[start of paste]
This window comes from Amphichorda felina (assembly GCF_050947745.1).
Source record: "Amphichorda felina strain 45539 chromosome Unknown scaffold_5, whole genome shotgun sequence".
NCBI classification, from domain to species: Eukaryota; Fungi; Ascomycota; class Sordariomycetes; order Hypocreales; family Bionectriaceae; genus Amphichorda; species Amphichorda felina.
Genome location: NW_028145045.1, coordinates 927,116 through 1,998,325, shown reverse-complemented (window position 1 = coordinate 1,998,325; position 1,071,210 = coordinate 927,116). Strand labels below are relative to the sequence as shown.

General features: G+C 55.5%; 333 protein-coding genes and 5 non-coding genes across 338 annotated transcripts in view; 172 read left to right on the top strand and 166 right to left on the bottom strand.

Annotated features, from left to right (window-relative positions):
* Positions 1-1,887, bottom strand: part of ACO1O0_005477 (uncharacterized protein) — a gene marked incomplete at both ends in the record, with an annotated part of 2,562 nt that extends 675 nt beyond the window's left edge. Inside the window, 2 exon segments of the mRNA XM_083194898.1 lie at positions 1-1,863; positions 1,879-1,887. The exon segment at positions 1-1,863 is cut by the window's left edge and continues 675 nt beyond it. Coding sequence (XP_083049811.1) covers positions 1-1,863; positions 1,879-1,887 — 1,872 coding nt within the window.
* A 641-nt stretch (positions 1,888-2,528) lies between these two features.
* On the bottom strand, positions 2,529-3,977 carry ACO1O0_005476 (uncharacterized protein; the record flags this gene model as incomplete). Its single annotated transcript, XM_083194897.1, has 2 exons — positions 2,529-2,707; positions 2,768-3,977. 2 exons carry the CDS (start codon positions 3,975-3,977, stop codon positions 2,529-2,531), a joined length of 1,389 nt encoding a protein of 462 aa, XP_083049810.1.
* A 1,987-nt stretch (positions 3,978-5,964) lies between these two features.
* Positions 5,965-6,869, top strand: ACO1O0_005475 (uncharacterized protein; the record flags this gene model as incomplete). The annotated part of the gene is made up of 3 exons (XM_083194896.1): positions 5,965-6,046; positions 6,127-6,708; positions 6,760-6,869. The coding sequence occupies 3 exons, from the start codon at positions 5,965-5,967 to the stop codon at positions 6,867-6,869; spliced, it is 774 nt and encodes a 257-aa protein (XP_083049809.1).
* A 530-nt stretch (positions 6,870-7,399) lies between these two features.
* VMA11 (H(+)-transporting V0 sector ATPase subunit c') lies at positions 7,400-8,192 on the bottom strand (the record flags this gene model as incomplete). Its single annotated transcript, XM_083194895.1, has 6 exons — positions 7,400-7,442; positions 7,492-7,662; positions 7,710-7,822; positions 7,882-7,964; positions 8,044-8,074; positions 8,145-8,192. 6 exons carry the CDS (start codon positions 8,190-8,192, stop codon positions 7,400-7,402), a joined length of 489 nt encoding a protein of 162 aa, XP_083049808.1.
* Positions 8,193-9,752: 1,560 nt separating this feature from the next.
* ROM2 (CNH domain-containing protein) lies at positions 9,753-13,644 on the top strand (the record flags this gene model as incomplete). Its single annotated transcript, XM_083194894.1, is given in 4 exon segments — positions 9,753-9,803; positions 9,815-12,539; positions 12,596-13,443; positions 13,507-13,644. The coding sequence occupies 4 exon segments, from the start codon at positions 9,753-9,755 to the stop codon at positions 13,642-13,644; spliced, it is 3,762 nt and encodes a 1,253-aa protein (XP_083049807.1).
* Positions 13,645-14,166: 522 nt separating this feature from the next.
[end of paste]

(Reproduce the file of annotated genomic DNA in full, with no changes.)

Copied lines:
This window comes from Amphichorda felina (assembly GCF_050947745.1).
Source record: "Amphichorda felina strain 45539 chromosome Unknown scaffold_5, whole genome shotgun sequence".
NCBI classification, from domain to species: Eukaryota; Fungi; Ascomycota; class Sordariomycetes; order Hypocreales; family Bionectriaceae; genus Amphichorda; species Amphichorda felina.
Genome location: NW_028145045.1, coordinates 927,116 through 1,998,325, shown reverse-complemented (window position 1 = coordinate 1,998,325; position 1,071,210 = coordinate 927,116). Strand labels below are relative to the sequence as shown.

General features: G+C 55.5%; 333 protein-coding genes and 5 non-coding genes across 338 annotated transcripts in view; 172 read left to right on the top strand and 166 right to left on the bottom strand.

Annotated features, from left to right (window-relative positions):
* Positions 1-1,887, bottom strand: part of ACO1O0_005477 (uncharacterized protein) — a gene marked incomplete at both ends in the record, with an annotated part of 2,562 nt that extends 675 nt beyond the window's left edge. Inside the window, 2 exon segments of the mRNA XM_083194898.1 lie at positions 1-1,863; positions 1,879-1,887. The exon segment at positions 1-1,863 is cut by the window's left edge and continues 675 nt beyond it. Coding sequence (XP_083049811.1) covers positions 1-1,863; positions 1,879-1,887 — 1,872 coding nt within the window.
* A 641-nt stretch (positions 1,888-2,528) lies between these two features.
* On the bottom strand, positions 2,529-3,977 carry ACO1O0_005476 (uncharacterized protein; the record flags this gene model as incomplete). Its single annotated transcript, XM_083194897.1, has 2 exons — positions 2,529-2,707; positions 2,768-3,977. 2 exons carry the CDS (start codon positions 3,975-3,977, stop codon positions 2,529-2,531), a joined length of 1,389 nt encoding a protein of 462 aa, XP_083049810.1.
* A 1,987-nt stretch (positions 3,978-5,964) lies between these two features.
* Positions 5,965-6,869, top strand: ACO1O0_005475 (uncharacterized protein; the record flags this gene model as incomplete). The annotated part of the gene is made up of 3 exons (XM_083194896.1): positions 5,965-6,046; positions 6,127-6,708; positions 6,760-6,869. The coding sequence occupies 3 exons, from the start codon at positions 5,965-5,967 to the stop codon at positions 6,867-6,869; spliced, it is 774 nt and encodes a 257-aa protein (XP_083049809.1).
* A 530-nt stretch (positions 6,870-7,399) lies between these two features.
* VMA11 (H(+)-transporting V0 sector ATPase subunit c') lies at positions 7,400-8,192 on the bottom strand (the record flags this gene model as incomplete). Its single annotated transcript, XM_083194895.1, has 6 exons — positions 7,400-7,442; positions 7,492-7,662; positions 7,710-7,822; positions 7,882-7,964; positions 8,044-8,074; positions 8,145-8,192. 6 exons carry the CDS (start codon positions 8,190-8,192, stop codon positions 7,400-7,402), a joined length of 489 nt encoding a protein of 162 aa, XP_083049808.1.
* Positions 8,193-9,752: 1,560 nt separating this feature from the next.
* ROM2 (CNH domain-containing protein) lies at positions 9,753-13,644 on the top strand (the record flags this gene model as incomplete). Its single annotated transcript, XM_083194894.1, is given in 4 exon segments — positions 9,753-9,803; positions 9,815-12,539; positions 12,596-13,443; positions 13,507-13,644. The coding sequence occupies 4 exon segments, from the start codon at positions 9,753-9,755 to the stop codon at positions 13,642-13,644; spliced, it is 3,762 nt and encodes a 1,253-aa protein (XP_083049807.1).
* Positions 13,645-14,166: 522 nt separating this feature from the next.